Do You Want to be an Insurance Adjuster? Do You Have What it Takes?
Are you prepared to commit yourself to the responsibilities of an adjuster…of the profession?
Before you answer, know this: The role of an adjuster is not just a job. It’s a calling…
It has been said that the origins of adjusting profession in the United States can be traced back to the In the Great Chicago Fire of 1871. In all of history, no cow is more infamous than Mrs. O’Leary’s. This poor farm animal was accused of kicking over a lantern and starting a fire. The fire itself, despite its humble origins in a barn, became ferocious. It destroyed 3.5 square miles of the city, left 120 people dead and thousands more homeless. Financial losses were estimated at $200 million, an order of magnitude that not only crippled or ended the lives of many insurance companies of the day, but also propelled some of the most well-known carriers of the 20th Century [e.g. the Home Insurance Co. of New York and the Aetna of Hartford] to heights of greatness in the United States.
Yet, it wasn’t the Chicago fire that really put the adjusting profession on the map of [then] highly regarded professional employments within the insurance industry. It was the Great San Francisco Earthquake and Fire…a tragic event that propelled the adjusting profession to one of serious consideration for the hundreds of thousands of insurance claim adjusters who would follow throughout the 20th century and beyond.
Since then, the claims profession has served an active and honorable role in helping those who suffered injury or damage to property due to this unfortunate twist of fate. Without this profession’s dedication and commitment, both consumers and corporate America would face the uncertainty or impossibility of adequate recovery from loss necessary to put lives and businesses back in order.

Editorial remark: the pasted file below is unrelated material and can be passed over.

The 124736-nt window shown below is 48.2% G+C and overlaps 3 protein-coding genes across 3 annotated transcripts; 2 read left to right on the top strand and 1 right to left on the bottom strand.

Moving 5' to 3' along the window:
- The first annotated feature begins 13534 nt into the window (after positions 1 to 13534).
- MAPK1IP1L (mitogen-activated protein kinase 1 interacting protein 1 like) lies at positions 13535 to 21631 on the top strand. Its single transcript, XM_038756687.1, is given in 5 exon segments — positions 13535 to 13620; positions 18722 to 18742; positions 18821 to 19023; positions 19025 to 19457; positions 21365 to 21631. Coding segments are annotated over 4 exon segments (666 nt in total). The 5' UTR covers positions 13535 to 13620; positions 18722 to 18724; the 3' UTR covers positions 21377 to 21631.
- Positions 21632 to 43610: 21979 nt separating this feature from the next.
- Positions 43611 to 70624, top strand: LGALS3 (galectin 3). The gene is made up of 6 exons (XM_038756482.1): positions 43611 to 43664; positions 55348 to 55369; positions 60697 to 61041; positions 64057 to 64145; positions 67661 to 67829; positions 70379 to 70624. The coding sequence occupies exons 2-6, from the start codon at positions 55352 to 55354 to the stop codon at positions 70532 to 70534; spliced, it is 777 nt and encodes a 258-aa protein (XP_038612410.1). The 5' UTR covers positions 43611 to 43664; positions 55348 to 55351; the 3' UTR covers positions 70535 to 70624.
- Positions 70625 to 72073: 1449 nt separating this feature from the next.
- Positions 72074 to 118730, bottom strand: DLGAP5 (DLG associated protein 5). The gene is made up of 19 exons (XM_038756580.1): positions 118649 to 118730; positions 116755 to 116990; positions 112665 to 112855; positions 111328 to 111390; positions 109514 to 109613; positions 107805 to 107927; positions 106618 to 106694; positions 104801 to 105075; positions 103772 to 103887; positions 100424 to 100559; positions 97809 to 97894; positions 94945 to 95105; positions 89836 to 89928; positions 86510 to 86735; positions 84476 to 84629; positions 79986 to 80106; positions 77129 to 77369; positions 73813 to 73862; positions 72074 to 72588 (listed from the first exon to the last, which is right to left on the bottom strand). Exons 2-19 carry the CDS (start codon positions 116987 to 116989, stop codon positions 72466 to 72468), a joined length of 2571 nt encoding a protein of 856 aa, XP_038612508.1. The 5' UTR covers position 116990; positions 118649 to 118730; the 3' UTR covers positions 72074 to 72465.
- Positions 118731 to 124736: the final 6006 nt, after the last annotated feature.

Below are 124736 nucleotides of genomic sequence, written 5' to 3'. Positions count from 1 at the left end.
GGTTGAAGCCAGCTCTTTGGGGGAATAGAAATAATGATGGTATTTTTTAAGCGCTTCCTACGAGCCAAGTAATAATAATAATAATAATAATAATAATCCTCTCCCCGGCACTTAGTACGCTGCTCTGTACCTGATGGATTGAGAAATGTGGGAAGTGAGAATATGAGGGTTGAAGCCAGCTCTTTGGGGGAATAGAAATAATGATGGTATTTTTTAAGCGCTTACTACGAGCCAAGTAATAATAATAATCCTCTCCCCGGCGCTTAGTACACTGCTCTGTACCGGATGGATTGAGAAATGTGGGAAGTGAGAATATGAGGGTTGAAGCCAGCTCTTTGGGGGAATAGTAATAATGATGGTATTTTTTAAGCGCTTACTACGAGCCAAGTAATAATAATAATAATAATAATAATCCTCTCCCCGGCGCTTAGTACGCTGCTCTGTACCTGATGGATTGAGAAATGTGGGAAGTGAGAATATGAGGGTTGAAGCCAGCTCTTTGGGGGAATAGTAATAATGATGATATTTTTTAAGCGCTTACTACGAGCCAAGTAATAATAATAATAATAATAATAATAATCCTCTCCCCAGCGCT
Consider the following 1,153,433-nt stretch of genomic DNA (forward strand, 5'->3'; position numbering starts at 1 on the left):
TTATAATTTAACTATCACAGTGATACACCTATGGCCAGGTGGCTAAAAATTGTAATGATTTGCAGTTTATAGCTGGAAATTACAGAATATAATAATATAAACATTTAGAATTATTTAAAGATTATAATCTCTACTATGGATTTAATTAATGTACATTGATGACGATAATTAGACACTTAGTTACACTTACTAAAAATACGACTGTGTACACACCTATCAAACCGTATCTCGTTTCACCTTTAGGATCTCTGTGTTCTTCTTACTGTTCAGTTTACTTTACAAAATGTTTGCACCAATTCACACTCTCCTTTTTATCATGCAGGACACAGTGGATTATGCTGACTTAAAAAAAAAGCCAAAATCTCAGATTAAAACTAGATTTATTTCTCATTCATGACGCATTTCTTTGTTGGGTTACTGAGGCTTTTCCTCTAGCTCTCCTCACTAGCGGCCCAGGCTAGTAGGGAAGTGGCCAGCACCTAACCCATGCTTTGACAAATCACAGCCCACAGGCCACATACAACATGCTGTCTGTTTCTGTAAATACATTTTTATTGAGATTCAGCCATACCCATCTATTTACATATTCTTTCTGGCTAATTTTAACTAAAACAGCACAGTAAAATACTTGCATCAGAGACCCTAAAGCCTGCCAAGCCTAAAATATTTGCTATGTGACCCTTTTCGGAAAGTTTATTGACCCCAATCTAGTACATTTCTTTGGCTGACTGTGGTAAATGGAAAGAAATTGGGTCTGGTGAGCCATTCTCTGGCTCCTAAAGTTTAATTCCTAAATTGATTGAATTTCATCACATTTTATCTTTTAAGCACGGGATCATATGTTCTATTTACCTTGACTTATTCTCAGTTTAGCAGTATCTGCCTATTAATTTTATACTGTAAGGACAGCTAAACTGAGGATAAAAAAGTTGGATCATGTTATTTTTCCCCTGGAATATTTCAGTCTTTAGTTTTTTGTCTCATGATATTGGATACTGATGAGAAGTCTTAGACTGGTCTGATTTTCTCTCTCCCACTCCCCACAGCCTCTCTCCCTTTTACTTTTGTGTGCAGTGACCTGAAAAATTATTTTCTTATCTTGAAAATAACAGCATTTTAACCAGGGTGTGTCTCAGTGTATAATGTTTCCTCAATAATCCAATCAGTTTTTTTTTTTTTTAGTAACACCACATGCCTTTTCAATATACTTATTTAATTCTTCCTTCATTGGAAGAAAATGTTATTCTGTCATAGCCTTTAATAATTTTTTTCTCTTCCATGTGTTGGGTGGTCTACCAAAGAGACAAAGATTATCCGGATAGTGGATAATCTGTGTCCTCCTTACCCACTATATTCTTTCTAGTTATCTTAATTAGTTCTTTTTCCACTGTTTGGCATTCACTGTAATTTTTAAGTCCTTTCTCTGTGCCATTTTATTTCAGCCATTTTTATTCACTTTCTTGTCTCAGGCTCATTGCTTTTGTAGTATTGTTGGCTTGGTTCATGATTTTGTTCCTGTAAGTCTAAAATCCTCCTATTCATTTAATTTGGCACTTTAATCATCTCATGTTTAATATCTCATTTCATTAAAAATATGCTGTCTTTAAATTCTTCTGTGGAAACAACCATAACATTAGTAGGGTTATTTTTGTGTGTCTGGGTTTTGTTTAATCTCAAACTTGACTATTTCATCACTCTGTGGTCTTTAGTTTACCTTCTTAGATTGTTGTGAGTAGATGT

Today, the massive effort of repair, replacement and recovery of injured lives and damaged property falls to the claims adjusters, CAT troopers, field investigators, automobile and property appraisers, and the front-line supervisors who guide their efforts. The claims profession has become a crucial part of American culture in the maintenance of our nation’s health and economic prosperity, and insurance claims adjusters are charged with the highest obligation and duty to respond to the needs of our society with utmost consideration, good faith, and ethical behavior.
To thoroughly understand the increasingly complex role of the claims professional, one must be familiar with terms and concepts of law, risk management, and insurance, the elements of claims and the claims environment, the impact of loss on policyholders, and the importance of the adjuster’s role in helping those who have sustained such losses get back on the road to recovery.